The replacement of the synthetic membrane with another cellulosic membrane stopped allergic reactions from occurring in all patients. In principle, any cellulose membrane may cause a type B reaction due to its capacity to produce anaphylatoxins. However, substituted cellulose is more biocompatible than other celluloses. In particular, triacetate acts as a high permeability dialyser but has a lower capacity of activating the complement and a high level of biocompatibility. It has been reported that polysulfone, in comparison to cellulose triacetate, causes a higher activation of the GPIIb/IIIa29 platelet membrane receptors. This glycoprotein is the receptor for the fibrinogen that mediates the aggregation and adhesion of the platelets, and could be a biocompatibility marker. In addition, in a recent study it has been demonstrated by proteomics that both membranes allow the adsorption of different plasma proteins. Furthermore, cellulose triacetate is capable of adsorbing a high amount of albumin and apolipoproteins, which would increase biocompatibility and reduce platelet aggregation. Polysulfone adsorbs more proteins than participate in the blood-membrane interaction, such as ficolin-2, fibrinogen fragments and proteins from red blood cells (such as carbonic anhydrase and haemoglobin), which could be a sign of shear stress of the red blood cells and partial haemolysis30. Ficolin-2, which participates in the lectin-dependent complement pathway has also been found to be adsorbed in the polisulfone membrane by other authors31,32, which suggests that this membrane may activate the complement in some specific cases, and, in theory, lead to a type B reaction. However, its high capacity to adsorb fractions of the complement makes a reaction due to anaphylatoxins uncommon. Finally, PVP which is included in most polysulfone membranes (but not that of cellulose triacetate) may also play a role. PVP is a well-known allergen used to hydrolyse the membrane and inhibit its interaction with plasma proteins and platelets. Its release into the bloodstream during HD may cause severe anaphylactic reactions. Recently, a case of type A reactions with extremely high IgE levels were reported in a patient who was treated with polisufone dialysers and PVP from different manufacturers who used different sterilising methods. Symptoms disappeared when the dialyser was changed to a cellulose diacetate dialyser33. The Martín-Navarro et al. patient suffered urticaria and eosinophilia with the AN69 dialyser with PVP. Symptoms disappeared when the dialyser was changed to a plate AN69 dialyser without PVP.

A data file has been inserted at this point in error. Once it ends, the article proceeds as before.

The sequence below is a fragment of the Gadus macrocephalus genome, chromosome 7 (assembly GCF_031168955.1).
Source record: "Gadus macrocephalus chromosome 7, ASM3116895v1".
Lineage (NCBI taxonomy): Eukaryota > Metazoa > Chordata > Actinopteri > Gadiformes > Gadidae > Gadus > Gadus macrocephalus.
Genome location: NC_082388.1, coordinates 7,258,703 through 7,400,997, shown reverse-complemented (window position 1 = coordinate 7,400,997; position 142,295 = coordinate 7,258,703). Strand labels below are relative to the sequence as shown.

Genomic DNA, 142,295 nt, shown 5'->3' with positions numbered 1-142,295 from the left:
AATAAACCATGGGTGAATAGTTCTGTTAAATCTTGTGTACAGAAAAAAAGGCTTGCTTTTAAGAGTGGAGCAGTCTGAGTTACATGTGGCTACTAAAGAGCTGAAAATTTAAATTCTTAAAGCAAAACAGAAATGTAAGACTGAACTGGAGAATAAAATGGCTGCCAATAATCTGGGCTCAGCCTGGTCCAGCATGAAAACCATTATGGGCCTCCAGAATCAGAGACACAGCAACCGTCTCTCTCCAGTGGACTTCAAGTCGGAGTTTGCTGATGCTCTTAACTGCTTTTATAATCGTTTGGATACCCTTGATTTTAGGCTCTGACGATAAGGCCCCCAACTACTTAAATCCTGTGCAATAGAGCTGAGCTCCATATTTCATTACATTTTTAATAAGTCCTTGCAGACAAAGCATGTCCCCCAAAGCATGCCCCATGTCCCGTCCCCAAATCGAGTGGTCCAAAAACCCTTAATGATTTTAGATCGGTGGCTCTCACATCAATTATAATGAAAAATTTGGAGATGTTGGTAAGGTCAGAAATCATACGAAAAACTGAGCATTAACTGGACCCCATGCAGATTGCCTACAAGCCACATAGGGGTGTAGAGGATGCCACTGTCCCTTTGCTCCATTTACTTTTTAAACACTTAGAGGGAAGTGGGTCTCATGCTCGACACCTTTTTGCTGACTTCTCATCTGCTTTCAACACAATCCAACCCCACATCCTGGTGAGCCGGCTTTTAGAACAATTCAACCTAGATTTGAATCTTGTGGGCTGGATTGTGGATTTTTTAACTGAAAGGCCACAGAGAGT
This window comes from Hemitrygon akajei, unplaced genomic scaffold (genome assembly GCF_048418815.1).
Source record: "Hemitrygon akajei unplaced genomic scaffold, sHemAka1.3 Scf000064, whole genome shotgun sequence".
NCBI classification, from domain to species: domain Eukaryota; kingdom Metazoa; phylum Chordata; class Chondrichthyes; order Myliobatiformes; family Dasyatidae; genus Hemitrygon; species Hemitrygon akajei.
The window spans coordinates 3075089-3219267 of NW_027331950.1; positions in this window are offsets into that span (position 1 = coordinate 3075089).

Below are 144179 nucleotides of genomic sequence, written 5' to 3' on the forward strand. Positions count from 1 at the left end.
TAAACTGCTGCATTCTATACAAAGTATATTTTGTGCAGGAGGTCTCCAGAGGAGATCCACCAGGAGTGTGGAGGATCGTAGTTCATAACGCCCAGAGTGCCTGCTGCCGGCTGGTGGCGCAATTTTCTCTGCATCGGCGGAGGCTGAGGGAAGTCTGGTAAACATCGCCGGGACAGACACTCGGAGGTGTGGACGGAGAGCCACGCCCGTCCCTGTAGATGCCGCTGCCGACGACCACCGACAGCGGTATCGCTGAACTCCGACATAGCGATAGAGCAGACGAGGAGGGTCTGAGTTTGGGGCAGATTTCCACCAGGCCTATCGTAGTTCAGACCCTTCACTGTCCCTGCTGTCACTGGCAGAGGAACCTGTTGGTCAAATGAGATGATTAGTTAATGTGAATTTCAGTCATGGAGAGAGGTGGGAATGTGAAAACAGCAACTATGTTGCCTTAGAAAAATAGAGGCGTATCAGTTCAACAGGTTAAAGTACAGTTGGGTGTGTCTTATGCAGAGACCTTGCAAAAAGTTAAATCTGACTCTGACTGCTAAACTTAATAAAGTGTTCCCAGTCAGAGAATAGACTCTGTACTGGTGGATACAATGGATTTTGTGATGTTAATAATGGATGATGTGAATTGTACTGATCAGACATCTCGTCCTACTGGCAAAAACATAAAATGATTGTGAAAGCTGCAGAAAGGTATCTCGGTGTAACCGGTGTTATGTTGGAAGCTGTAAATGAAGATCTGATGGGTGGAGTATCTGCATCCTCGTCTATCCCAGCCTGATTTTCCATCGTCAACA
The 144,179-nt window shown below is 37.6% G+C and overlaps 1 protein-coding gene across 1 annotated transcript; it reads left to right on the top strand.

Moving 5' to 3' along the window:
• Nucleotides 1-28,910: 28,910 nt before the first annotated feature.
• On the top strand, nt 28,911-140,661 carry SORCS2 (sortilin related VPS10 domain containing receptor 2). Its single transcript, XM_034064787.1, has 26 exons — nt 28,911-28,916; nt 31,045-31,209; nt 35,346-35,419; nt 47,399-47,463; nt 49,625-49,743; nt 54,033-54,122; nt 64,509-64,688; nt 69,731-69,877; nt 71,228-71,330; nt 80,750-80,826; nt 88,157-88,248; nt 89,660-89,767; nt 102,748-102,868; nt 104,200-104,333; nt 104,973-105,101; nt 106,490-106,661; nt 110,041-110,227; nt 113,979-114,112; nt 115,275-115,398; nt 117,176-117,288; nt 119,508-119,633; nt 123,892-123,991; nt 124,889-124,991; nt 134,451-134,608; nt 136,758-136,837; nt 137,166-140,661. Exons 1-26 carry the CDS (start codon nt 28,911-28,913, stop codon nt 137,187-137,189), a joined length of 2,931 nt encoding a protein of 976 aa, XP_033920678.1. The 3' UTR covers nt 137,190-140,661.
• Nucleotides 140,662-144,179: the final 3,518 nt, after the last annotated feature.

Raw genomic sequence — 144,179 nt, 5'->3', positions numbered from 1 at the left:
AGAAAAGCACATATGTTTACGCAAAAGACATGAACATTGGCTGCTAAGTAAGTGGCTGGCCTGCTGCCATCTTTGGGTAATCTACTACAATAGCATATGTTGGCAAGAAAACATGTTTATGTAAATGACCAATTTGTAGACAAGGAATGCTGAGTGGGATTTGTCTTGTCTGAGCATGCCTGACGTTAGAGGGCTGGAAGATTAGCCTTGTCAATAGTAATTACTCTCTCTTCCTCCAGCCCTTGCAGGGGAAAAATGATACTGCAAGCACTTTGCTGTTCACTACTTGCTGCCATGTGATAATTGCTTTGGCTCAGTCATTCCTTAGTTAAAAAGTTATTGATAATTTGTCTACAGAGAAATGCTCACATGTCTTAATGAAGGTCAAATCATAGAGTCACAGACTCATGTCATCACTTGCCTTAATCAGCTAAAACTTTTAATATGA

Is this an “epidemic” or a mere coincidence of cases?


In the study by Simon et al, the relative risk of a hypersensitivity reaction was 10 to 20 times higher with synthetic membranes than with cellulose membranes. The prevalence of a severe reaction was 0.25% in the total population on dialysis, 0.5% in patients treated with synthetic membranes, 1.1% in patients with AN69 and 4.9% in patients treated with AN69 membranes and ACE inhibitors4. This means that reactions to synthetic membranes are not rare. The fact that one hospital in Madrid experienced the highest number of cases in two years may be a coincidence as it did not report more cases in that time and the Spanish Agency of Medicines did not receive other notifications, as its authors indicated. Cases of severe reactions to polysulfone were reported with and without PVP33,34, both of high and medium permeability35,36, with very high permeability polyetherulfone filters (PUREMA®)37 and with one polisufone dialyser from a manufacturer and the other not38. Cross reactions between polysulfone, PMMA and polycarbonate39 also occurred in one patient.

In spite of substantial improvements in the biocompatibility of membranes, filters and sterilising methods, etc., the repeated exposure of blood to foreign substances may cause a sensitisation in predisposed patients and favour the onset of hypersensitivity reactions.

In summary, we have reported the occurrence of non-specific hypersensitivity reactions with synthetic membranes, which are more common with polysulfone (which are also used the most), over a specific period of time, grouped into some hospitals, whose aetiology has not been clearly defined, and which is yet to be classified.


Conflicts of interest


The authors declare the following conflicts of interest.

Alejandro Martín-Malo has received fees from Abbie, Amgen, Bellco, Fresenius Medical Care, Gambro and Shire, and Mª Antonia Álvarez de Lara has received fees from Abbie, Amgen, Bellco, Fresenius Medical.



  • Adverse reactions in dialysis are the result of an interaction between blood and the different materials that comprise the dialyser and the other components of the extracorporeal circuit. They can be type A or hypersensitivity reactions (anaphylactic or anaphylactoid) and type B or non-specific reactions (generally mediated by the activation of the complement).
  • There may be reactions both with cellulose and synthetic membranes, although synthetic membranes, at present, cause more allergic reactions.
  • It is possible that the use of PVP, which is a highly allergenic substance used to hydrophilise some membranes, may increase the probability of suffering a hypersensitivity reaction.
  • Other causes of allergic reactions such as latex, intravenous iron, heparin and formaldehyde must be ruled out in patients who suffer hypersensitivity reactions in dialysis.